We are now beginning to see the effects of the recently implemented changes in the Planned Real Estate Development Full Disclosure Act of New Jersey brought about by the efforts of the Community Association Institute, NJ chapter. Amongst other things, these changes impact the budgeting and developer responsibilities for associations that have filed their public offering statement after July 1, 2021. While we have known that these changes would be coming and their related financial impact on these newly developed associations, it typically takes significant time between public offering statements to initial construction and the implementation of these budgeting rules.
With the year-end 2022 audits, we’ve begun to see some developers and associations must comply with these rules.
While the previous rules relied on a calculation of benefits derived, the new act stipulates that the developers are responsible for the registered and unsold units; there have been some conversations on what precisely a registered unit is, especially in multi-phase and multi-building associations, where some of the registered units may be years away from actual construction. The calculation now differentiates the fixed and variable costs and how these costs are to be allocated to the developer and unit owners.
Depending on the type of costs, the allocation may be different.
In the past, the developer was required to prepare a budget one time and include it in the public offering statement. That static document would be the referral source through the full development of the association. Now, developers are required, in conjunction with management, to prepare a budget annually in which they estimate the number of units that will be sold during that calendar year, and based on that, the developer pays their share of maintenance fees monthly, just like all the unit owners.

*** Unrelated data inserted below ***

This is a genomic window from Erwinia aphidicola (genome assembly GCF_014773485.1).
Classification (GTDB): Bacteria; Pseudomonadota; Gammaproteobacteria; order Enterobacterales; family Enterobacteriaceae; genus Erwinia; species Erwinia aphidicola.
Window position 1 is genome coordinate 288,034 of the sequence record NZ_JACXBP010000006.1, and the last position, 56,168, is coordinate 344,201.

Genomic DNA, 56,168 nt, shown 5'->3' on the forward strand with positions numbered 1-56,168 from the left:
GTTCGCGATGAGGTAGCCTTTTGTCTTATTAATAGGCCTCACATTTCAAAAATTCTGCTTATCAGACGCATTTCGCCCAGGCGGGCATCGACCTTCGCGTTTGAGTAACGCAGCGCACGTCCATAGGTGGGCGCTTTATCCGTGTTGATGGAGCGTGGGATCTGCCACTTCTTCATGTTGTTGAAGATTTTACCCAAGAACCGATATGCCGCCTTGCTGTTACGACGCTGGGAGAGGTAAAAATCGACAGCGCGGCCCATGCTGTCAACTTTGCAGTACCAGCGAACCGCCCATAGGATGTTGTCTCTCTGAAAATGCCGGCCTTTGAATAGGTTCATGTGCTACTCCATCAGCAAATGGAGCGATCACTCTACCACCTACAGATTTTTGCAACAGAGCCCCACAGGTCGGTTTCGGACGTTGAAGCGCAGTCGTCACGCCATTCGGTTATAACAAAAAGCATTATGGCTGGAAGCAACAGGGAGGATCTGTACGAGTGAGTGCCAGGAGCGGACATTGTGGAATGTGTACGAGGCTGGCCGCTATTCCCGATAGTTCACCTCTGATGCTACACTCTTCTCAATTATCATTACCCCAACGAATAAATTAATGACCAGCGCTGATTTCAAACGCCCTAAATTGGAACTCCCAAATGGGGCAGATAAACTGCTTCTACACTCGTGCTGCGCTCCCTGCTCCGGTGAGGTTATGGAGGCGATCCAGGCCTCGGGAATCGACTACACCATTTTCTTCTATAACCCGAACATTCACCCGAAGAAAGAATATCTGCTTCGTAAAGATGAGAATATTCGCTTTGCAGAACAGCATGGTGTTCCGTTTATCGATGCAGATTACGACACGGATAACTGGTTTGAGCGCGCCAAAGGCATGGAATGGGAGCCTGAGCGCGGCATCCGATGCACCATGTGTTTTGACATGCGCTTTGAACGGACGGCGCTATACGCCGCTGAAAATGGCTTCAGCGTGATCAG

The new act also calls for analyzing any deficit created during the years of developer control, and there is now an option. Depending on the cause of the deficit, the sponsor and all unit owners can be charged ratably, which was not always the case in the past. Along that same line of thinking, delinquencies are now budgeted for annually. These budgets are expected to have a 3% delinquency allocation, which is charged to both unit owners and the developer based on ownership.
The last change in the act that we will cover is replacement funding. In the past, many developers, during their development period, would not consistently update the replacement studies; similarly, the replacement fund’s funding was up to each developer’s interpretation.
This new act formalized the requirement for the replacement study to be updated within the industry standard of 3-5 years and set the expectation that the funding of the replacement fund should be under one of the three standard methodologies, the most common one being the threshold methodology.
This new act brings some consistency to newly developed Community Associations within New Jersey, allowing both unit owners and developers to have a clearer expectation of their overall financial obligation to the association during the development period. It brings the unit owners and the developer together early in the process. As with any new change in legislation, some final kinks are still being worked out; however, it would seem that this fresh approach to developer obligations has been well received by unit owners, developers, and property managers.
If you have any questions, please contact your WG business advisor.